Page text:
ONLY 26 miles west of the hurly-burly of New York's Times Square,
suburbia's shopping malls and parking lots give way to nearly 7,000
acres of swamp woodland, cattail marsh, and grassland.
Nestled in a shallow basin ringed by flat-topped ridges, the
Great Swamp National Wildlife Refuge is a haven for 300 species of
wildlife, including mink, foxes, great blue herons, and American
black ducks. Each year, it also attracts 300,000 visitors, who find
the Great Swamp an oasis of open space in the nation's most densely
The Great Swamp was declared a National Wildlife Refuge in 1960,
after a year-long battle that pitted a grass-roots coalition of
Morris County citizens against the New York and New Jersey Port
Authority's proposal to pave the wetlands into the metropolitan
area's fourth jetport.
Now the Great Swamp Refuge faces a far more insidious foe -
Recently the Wilderness Society listed the Great Swamp Refuge
among the 10 "most endangered" refuges in the national system. In
its report, the national conservation group declared that the
wildlife refuge system was badly neglected by the Reagan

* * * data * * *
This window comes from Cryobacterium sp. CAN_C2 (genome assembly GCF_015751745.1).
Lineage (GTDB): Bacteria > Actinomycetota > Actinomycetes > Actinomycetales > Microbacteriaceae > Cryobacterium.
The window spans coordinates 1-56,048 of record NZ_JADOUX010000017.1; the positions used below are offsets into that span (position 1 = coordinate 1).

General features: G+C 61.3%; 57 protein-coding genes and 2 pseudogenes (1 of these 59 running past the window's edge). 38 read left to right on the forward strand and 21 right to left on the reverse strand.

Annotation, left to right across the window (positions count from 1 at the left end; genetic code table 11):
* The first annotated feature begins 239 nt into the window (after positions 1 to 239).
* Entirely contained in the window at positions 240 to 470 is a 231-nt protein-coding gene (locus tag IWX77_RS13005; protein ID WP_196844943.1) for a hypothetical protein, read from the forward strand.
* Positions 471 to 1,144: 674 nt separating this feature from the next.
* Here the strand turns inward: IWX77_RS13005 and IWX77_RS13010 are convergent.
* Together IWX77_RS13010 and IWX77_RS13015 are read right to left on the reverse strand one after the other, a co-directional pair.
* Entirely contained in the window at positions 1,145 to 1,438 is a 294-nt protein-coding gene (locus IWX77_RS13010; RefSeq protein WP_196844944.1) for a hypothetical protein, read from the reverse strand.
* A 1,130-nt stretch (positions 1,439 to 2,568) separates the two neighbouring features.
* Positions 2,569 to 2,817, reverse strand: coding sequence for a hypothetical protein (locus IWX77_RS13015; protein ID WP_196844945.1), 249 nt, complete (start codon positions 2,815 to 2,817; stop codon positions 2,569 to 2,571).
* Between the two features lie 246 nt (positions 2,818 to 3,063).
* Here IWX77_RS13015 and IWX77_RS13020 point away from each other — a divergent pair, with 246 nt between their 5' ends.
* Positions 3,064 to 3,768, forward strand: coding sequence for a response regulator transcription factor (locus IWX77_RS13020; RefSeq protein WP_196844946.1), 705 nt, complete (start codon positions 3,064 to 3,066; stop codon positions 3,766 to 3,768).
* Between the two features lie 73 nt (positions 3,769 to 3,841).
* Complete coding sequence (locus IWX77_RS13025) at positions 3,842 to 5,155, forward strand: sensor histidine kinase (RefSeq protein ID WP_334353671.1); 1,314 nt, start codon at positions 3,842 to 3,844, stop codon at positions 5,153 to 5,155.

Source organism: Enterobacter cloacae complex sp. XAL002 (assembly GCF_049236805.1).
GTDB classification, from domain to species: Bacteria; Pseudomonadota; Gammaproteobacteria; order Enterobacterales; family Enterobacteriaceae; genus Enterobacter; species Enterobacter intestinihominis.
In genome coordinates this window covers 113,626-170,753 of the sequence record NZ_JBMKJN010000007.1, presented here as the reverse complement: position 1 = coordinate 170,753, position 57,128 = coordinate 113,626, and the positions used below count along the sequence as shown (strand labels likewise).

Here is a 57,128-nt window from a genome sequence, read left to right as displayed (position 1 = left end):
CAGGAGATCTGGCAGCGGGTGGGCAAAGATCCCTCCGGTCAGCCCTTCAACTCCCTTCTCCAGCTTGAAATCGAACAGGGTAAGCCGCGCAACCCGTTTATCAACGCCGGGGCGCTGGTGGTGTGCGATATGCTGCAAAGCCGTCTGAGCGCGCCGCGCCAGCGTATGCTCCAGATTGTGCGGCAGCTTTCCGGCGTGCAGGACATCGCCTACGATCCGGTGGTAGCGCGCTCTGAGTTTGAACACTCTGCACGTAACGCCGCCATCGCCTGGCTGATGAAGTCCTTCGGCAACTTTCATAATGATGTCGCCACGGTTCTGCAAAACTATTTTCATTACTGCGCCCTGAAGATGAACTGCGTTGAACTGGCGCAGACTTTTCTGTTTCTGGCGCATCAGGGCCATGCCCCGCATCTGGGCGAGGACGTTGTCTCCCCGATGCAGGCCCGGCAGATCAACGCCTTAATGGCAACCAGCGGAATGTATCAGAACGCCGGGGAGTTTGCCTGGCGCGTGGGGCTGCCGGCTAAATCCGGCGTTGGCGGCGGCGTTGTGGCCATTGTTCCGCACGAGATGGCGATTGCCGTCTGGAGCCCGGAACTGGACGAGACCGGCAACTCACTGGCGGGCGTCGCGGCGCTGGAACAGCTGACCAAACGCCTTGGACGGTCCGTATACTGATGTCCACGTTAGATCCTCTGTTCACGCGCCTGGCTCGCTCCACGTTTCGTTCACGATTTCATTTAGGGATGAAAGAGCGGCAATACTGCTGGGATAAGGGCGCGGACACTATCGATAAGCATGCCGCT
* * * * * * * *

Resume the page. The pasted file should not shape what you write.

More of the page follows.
administration, and "is now at the low point of its 85-year
The most serious problems facing many of the 445 national
wildlife refuges include chemical runoff from farming, timber
cutting and oil drilling on refuge land, and commercial development
on refuge boundaries, according to the society. "These actions are
robbing the nation's beleaguered wildlife of habitat," the report
said. "More and more wildlife is becoming homeless every day."
In placing the Great Swamp Refuge on its 10-most-endangered list,
the society said waste water containing highly toxic PCBs has been
found in effluent flowing directly into the refuge from two sewage
treatment plants. Fertilizer and pesticides in water runoff from
lawns also pollute the Great Swamp.
The wetland area is further scarred by a five-acre asbestos dump
"which is serious enough to be a Superfund candidate, and two
landfills that may contain hazardous substances," the Wilderness
"We can't keep abusing the Great Swamp and expect to see it
survive as we've known it," says Bill Reffalt, the Wilderness
Society's program director for national wildlife refuges. "If action
isn't taken to save it, [the Great Swamp] will be doomed within 20
ON a gray, late winter day at the Great Swamp Refuge, the sun
struggles to highlight the naked branches of large old oak trees and
the tips of last year's cattails. Bill Koch, manager of the refuge,
sights a red-shouldered hawk heading for a patch of moist woodland.
The wildlands belie the great maw of urban sprawl lying just beyond
the refuge's boundaries.
Mr. Koch agrees with the Wilderness Society's contention that
many of the refuge's most serious problems are tied to growing
residential and commercial development within the Great Swamp
"Home rule," whereby each of the watershed's 11 municipalities
makes land use decisions independently, fosters uncoordinated
sprawl, according to Koch. …